Ag Today July 3, 2019

A push to equalize labor laws for child farmworkers, who are often immigrants [Center for Public Integrity]

At a time when immigrants are in the national spotlight, a California congresswoman has reintroduced a bill to strengthen federal protections for children hired to work in agriculture, an industry that relies heavily on migrants from Latin America. The bill tightens labor standards for child farmworkers, whose protections under federal law fall short of those protecting minors working in other industries. While federal law prohibits minors from working in non-farm industries until they’re 14, for example, children as young as 12 can be hired to perform farm labor. The proposed Children’s Act for Responsible Employment and Farm Safety, or CARE Act, would raise the minimum age to 14. This proposed rule change and others would be incorporated into the Fair Labor Standards Act.


Hopeful news for California almonds emerges from trade summit [Sacramento Business Journal]

California almond growers can feel some relief after the U.S. and China paused their escalating trade war….Since the trade dispute started, China has raised tariffs on almonds from 10% to 50%. Almond exports to China have dropped 30%, said Julie Adams, vice president of global technical, regulatory and government affairs with the Almond Board of California. She is hopeful that now, trade negotiations between the U.S. and China can get back on track.


Chicken-killing Newcastle outbreak shows signs of subsiding [Orange County Register]

It’s been nearly a month since the last positive test for the chicken-killing Newcastle disease that’s led to the euthanasia of 1.2 million birds, spurring guarded optimism from officials that the 13-month-old outbreak could be nearing an end. But 273 birds were euthanized as recently as June 28 as state and federal officials continue to track down poultry that may have been exposed to the virus in Los Angeles County and the Inland Empire, even if they haven’t tested positive….Before the current lull in positive tests began, on June 5, the longest stretch without a positive result was 10 days.


New Ventura County program is here to help farmworkers [Ventura County Star]

After two years of preparation, the Ventura County Human Services Agency has launched a farmworker assistance program to help and recruit a key part of the local agriculture industry’s labor force. Staff members will help farmworkers resolve workplace concerns on such matters as payroll and working conditions as they struggle to find affordable housing and learn how to use the services available to them….As envisioned when the Ventura County Board of Supervisors approved the program in June 2017, the program aims to build trust, promote the county as a place to work, inform farmworkers about labor protections and help them navigate public agencies.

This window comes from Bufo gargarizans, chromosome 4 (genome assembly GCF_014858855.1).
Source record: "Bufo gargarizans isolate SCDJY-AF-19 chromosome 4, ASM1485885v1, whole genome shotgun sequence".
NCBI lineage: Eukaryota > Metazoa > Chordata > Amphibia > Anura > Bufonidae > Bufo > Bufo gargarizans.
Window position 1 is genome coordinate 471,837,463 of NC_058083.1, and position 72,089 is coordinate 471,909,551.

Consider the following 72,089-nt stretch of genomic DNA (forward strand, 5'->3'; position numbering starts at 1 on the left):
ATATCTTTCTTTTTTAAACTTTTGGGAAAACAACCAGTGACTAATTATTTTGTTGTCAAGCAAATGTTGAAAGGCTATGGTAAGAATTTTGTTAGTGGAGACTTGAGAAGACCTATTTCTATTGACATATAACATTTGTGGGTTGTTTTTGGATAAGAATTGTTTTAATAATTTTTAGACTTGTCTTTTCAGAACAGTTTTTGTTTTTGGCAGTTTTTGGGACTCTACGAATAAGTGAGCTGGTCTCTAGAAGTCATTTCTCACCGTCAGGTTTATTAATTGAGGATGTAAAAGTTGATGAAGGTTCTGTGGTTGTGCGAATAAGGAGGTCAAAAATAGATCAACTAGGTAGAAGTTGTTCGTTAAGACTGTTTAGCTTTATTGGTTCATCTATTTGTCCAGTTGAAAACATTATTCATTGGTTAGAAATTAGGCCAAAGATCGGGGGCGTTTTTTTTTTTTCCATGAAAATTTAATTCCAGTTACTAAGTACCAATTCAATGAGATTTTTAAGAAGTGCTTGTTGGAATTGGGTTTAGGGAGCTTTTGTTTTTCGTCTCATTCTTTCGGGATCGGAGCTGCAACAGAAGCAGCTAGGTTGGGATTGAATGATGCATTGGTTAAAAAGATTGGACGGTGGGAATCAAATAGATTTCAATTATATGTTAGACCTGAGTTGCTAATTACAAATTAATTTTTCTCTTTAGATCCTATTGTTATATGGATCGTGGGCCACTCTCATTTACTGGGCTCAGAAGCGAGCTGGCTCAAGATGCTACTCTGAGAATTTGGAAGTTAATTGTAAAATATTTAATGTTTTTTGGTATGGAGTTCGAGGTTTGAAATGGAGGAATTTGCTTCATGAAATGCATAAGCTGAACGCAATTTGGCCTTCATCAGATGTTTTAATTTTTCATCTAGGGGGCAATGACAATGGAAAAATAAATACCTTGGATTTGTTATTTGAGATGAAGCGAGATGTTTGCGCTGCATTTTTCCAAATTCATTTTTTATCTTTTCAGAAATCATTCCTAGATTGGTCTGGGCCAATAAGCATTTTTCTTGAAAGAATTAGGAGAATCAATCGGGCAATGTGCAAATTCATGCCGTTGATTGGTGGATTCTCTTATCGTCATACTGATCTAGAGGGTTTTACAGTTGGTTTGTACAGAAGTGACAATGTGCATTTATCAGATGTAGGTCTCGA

John Giumarra, who helped grow family table-grape business to international status, dies at 78 [Bakersfield Californian]

Giumarra, the president and CEO of Giumarra Vineyards, died Sunday afternoon of natural causes, according to his family. He was 78. History will remember Giumarra as a chief combatant in the epic battle between California grape growers and the United Farm Workers of Cesar Chavez. And with good reason: Their standoff, for a time a nightly staple of TV network news, brought about the Great Delano Grape Strike of 1965 and ultimately a worldwide boycott of California table grapes. But Giumarra was a highly influential grower and industry leader who left his mark on agriculture and on his Kern County home in ways that went well beyond farm labor relations.


Commentary: Here’s how California can help farm workers sleep at night [CALmatters]

…Assembly Bill 1783, by Assemblyman Robert Rivas of Hollister, would give agricultural employers a streamlined option to dedicate a portion of their land for housing….If any growers find any provisions of the bill too objectionable, the legislation contains an easy remedy: they wouldn’t have to participate. “Guest worker” programs are a growing source of controversy, and while this bill doesn’t stop any employer from participating in them, it does preclude the state from funding any “bracero” type housing programs in which workers in the past have been subjected to wage theft, job dangers, and deplorable housing conditions. With only a limited number of state dollars available for farmworker housing, it makes sense to focus on housing that can accommodate families.